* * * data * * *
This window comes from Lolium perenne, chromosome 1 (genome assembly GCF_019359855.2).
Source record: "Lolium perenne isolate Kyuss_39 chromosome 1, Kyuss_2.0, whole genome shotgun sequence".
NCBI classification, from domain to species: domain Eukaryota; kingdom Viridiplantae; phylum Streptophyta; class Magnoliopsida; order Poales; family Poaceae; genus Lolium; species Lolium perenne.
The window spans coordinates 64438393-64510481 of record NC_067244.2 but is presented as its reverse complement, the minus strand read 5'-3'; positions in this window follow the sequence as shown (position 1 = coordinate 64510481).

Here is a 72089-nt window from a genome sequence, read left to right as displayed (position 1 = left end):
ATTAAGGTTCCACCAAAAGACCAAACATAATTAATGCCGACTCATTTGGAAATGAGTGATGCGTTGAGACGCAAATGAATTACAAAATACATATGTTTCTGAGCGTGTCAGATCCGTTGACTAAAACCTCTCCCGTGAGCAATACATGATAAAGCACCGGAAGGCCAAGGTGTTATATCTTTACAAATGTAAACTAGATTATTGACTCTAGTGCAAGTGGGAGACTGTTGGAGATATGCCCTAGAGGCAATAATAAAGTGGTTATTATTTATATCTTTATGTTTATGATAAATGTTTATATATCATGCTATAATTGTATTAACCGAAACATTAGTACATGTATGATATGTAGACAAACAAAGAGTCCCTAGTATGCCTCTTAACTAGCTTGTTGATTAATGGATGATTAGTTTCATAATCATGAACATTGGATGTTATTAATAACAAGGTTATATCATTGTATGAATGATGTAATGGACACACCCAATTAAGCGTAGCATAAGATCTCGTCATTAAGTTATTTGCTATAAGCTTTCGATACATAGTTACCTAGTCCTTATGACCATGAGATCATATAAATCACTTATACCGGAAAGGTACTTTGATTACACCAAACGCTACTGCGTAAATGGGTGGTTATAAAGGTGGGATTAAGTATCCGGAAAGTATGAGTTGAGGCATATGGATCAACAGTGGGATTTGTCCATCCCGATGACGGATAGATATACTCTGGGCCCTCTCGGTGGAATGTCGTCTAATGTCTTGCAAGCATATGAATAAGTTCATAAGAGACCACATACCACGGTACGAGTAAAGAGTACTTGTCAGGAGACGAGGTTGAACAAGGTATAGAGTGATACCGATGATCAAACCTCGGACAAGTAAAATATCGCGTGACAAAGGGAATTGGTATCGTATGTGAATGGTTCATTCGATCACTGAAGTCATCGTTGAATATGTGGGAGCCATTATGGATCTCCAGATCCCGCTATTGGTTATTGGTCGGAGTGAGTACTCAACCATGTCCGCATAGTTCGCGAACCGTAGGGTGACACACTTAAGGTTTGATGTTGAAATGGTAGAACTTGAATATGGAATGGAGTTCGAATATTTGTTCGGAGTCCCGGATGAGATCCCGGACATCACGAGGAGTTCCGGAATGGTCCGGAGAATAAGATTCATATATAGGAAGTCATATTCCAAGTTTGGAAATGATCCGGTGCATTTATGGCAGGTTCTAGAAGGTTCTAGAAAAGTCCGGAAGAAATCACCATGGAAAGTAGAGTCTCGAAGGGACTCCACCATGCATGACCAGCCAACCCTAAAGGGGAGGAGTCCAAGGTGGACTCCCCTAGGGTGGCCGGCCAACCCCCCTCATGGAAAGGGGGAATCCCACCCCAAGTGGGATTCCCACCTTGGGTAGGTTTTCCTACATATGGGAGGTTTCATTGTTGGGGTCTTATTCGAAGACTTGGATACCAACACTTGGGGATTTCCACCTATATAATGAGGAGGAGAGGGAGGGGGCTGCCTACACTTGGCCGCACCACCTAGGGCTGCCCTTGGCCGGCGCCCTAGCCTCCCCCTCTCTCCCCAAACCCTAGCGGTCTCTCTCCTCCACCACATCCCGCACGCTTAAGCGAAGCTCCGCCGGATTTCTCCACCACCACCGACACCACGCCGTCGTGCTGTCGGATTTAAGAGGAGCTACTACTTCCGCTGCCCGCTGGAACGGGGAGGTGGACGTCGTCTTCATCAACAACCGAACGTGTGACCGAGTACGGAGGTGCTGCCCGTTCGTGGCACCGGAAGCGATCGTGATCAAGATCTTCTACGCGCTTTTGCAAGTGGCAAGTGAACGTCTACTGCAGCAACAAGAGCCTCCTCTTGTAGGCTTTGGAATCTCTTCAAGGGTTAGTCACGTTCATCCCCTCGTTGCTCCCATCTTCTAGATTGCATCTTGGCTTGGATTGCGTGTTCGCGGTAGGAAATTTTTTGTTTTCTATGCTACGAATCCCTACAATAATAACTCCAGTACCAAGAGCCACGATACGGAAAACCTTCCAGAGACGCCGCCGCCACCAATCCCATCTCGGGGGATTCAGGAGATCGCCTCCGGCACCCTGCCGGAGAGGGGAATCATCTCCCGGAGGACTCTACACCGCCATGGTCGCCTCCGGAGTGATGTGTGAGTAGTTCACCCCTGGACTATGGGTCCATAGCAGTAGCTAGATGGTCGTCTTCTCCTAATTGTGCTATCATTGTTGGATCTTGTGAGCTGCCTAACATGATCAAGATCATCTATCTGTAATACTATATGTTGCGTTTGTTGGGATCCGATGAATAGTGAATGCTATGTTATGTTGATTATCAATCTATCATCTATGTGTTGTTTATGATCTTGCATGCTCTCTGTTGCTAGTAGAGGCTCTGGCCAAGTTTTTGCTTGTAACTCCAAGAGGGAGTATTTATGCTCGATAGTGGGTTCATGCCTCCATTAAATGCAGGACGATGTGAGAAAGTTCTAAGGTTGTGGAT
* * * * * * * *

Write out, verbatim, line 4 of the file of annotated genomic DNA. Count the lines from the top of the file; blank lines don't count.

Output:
The window spans coordinates 64438393-64510481 of record NC_067244.2 but is presented as its reverse complement, the minus strand read 5'-3'; positions in this window follow the sequence as shown (position 1 = coordinate 64510481).